Tuesday, November 21, 2006

U.S. is most unfriendly country to visitors, survey says - Reuters

David Seaton's News Links
I have a Dutch friend who says very serious things in a flippant manner. He used to go to the states all the time, he hadn't been for a while, I asked him why. "The USA isn't fun anymore", he said. Think about it: in a way America invented "Fun"; not "pleasure", I think the French invented that, but "Fun". If the USA is no longer "Fun", that would be like France no longer being "chic"... You don't die of this, but something important would be lost, something the world looks to you to provide. This is a real zeitgeist piece. DS
Abstract: Rude immigration officials and visa delays keep millions of foreign visitors away from the United States, hurt the country's already battered image, and cost the U.S. billions of dollars in lost revenue, according to an advocacy group formed to push for a better system. To drive home the point, the Discover America Partnership released the result of a global survey on Monday which showed that international travelers see the United States as the world's worst country in terms of getting a visa and, once you have it, making your way past rude immigration officials. The survey, of 2,011 international travelers in 16 countries, was conducted by RT Strategies, a Virginia-based polling firm, for the Discover America Partnership, a group launched in September with multimillion-dollar backing from a range of companies that include the InterContinental Hotels Group, Anheuser Busch and Walt Disney Parks and Resorts. The survey showed that the United States was ranked "the worst" in terms of visas and immigration procedures by twice the percentage of travelers as the next destination regarded as unfriendly -- the Middle East and the Asian subcontinent. More than half of the travelers surveyed said U.S. immigration officials were rude and two-thirds said they feared they would be detained on arriving in the United States for a simple mistake in their paperwork or for saying the wrong thing to an immigration official.(...) "Between 2000 and 2006, the number of overseas visitors, excluding those from Mexico and Canada, has declined by 17 percent," said Geoff Freeman, executive director of the Discover America Partnership, "and business travel in that period has dropped 10 percent." Travel Industry Association statistics show that the U.S. share in world tourism declined from 7.4 percent in 2000 to 6 percent last year. A one-percentage point increase, according to the association, would mean 7.5 million additional arrivals, $12.3 billion in additional spending, 150,000 additional U.S. jobs, $3.3 billion in additional payroll and $2.1. billion in additional taxes. READ IT ALL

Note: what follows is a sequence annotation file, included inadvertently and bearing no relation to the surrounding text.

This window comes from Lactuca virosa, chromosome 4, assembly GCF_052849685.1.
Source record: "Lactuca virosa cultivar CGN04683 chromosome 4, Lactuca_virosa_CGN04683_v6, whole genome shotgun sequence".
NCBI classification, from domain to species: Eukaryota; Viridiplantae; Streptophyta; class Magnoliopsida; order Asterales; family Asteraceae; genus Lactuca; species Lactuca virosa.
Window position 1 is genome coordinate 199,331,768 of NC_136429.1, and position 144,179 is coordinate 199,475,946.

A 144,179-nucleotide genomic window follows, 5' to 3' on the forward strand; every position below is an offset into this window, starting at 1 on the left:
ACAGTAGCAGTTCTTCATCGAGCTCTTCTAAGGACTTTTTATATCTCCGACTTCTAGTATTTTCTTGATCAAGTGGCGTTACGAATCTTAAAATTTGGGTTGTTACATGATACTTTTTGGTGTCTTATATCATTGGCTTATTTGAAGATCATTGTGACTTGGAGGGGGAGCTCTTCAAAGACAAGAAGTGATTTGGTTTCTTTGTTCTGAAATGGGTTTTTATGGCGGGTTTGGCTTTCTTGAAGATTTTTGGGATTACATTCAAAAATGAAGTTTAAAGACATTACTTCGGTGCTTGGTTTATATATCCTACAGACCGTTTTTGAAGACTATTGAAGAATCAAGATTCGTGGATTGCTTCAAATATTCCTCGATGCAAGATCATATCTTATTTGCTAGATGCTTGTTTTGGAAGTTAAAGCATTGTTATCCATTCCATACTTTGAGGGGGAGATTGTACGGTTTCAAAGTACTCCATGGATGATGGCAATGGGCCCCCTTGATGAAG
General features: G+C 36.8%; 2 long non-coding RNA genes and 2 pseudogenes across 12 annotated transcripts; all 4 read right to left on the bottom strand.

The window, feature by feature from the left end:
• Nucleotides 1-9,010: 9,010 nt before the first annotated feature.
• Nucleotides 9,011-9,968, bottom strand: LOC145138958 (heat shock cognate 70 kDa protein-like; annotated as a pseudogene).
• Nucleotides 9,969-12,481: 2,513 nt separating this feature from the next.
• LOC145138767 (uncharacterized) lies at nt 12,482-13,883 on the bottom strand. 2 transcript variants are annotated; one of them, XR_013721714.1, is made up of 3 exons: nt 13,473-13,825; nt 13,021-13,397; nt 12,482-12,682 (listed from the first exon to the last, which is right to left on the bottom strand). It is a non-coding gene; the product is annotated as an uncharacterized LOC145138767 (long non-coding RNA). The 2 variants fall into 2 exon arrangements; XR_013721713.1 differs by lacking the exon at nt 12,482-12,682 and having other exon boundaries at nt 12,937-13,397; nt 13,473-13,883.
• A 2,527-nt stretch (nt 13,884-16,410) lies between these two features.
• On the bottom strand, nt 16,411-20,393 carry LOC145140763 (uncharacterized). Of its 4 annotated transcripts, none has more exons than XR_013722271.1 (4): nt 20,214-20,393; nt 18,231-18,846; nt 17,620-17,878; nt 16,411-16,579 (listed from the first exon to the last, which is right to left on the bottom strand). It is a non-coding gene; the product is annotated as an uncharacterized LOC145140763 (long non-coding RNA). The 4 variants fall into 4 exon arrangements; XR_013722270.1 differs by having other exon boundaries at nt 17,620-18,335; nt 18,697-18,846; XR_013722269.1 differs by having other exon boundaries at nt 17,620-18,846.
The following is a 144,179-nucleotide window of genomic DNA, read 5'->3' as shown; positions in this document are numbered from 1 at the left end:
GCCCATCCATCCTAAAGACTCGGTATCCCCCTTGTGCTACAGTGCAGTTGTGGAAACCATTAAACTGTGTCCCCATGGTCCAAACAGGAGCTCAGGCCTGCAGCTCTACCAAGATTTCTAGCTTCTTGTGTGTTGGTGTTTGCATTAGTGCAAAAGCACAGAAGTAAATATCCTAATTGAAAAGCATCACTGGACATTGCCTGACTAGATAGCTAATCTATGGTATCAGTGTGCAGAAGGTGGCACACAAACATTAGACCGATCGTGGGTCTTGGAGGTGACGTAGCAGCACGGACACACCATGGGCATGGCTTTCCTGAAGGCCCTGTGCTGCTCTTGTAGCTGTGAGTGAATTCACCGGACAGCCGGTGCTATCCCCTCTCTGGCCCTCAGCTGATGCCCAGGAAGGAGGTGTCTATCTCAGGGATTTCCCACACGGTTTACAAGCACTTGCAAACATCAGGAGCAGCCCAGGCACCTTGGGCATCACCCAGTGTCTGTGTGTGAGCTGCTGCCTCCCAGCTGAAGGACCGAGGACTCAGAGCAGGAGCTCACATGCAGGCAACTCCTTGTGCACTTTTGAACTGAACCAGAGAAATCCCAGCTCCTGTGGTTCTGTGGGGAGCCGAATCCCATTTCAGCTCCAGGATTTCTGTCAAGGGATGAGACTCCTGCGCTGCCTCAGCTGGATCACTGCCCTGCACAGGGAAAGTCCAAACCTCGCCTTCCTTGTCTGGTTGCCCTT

No comments: